• Bowel cancer,  Colon cancer

    Dawn’s colon cancer story

    To think about when my story began, I guess it would have to be New Year’s Eve 2000. I went to a New Year’s Eve party in Connecticut (where I’m from) with my mother and step-father. That night my mom wasn’t feeling well. When I look back at the pictures, I can see that she did not look healthy. After the holiday, Mom saw her primary care physician who treated her for bronchitis and pneumonia. Early February came and her condition did not improve so they sent her to the hospital for x-rays and scans. It turned out that she had small cell lung cancer. Mom hated doctors and was…

  • Health,  Mental Health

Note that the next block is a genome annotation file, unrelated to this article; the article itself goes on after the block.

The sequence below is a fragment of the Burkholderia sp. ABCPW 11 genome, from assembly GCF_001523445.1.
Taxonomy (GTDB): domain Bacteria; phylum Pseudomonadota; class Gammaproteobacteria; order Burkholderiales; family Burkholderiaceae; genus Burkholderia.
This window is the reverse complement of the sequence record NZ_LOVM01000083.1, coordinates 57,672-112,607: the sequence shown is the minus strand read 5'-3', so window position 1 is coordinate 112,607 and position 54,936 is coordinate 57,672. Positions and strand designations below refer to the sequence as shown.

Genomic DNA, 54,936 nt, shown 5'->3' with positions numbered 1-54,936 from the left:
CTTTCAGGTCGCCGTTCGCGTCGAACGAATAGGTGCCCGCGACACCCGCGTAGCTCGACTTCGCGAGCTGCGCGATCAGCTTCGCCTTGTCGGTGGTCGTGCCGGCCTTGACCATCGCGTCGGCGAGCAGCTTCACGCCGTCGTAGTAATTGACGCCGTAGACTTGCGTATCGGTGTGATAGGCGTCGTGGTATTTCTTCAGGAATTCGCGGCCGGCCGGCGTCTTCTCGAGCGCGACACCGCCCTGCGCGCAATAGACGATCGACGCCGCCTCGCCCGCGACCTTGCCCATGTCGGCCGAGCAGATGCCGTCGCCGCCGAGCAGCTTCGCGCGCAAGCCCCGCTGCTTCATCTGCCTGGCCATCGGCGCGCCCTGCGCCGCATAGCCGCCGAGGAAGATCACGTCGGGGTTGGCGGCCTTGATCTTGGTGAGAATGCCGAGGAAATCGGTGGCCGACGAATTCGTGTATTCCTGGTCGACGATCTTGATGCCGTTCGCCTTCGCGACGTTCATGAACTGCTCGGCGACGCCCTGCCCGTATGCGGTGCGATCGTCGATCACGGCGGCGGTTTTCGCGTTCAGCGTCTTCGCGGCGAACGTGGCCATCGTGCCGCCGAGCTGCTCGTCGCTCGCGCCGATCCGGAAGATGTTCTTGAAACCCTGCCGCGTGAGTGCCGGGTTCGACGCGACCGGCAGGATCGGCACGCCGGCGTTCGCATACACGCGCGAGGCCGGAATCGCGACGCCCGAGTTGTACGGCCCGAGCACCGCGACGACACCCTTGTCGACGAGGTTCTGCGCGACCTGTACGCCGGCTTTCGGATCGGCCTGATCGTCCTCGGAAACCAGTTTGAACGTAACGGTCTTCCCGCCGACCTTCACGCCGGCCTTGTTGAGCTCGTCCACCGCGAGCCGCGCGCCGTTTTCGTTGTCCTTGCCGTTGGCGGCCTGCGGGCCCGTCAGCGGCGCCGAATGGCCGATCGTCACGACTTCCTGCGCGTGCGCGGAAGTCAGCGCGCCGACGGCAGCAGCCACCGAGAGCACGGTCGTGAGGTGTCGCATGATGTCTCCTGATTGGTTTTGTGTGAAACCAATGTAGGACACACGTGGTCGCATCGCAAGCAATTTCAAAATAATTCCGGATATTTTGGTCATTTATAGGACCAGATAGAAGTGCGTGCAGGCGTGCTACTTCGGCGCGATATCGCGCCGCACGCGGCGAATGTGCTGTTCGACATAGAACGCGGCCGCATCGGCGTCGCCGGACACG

Intuition or paranoia?

    Ever since cancer came along, my reading list changed to include books talking about diet, exercise, mental health, breathing etc etc in order to ‘stay in remission’. I am not so naive to believe that these factors will keep me in remission and I am fully aware that cancer can rear its head no matter what I do; that’s the scariest part. One book delved into ‘intuition’ and how our body uses its intuition to know when something is wrong or right for us.  I knew something was wrong with me pre diagnosis because I also had physical pain, signals telling me that something is wrong. The hard part was…

  • Bowel cancer,  Colon cancer,  Rectal cancer

    Understanding ‘mets’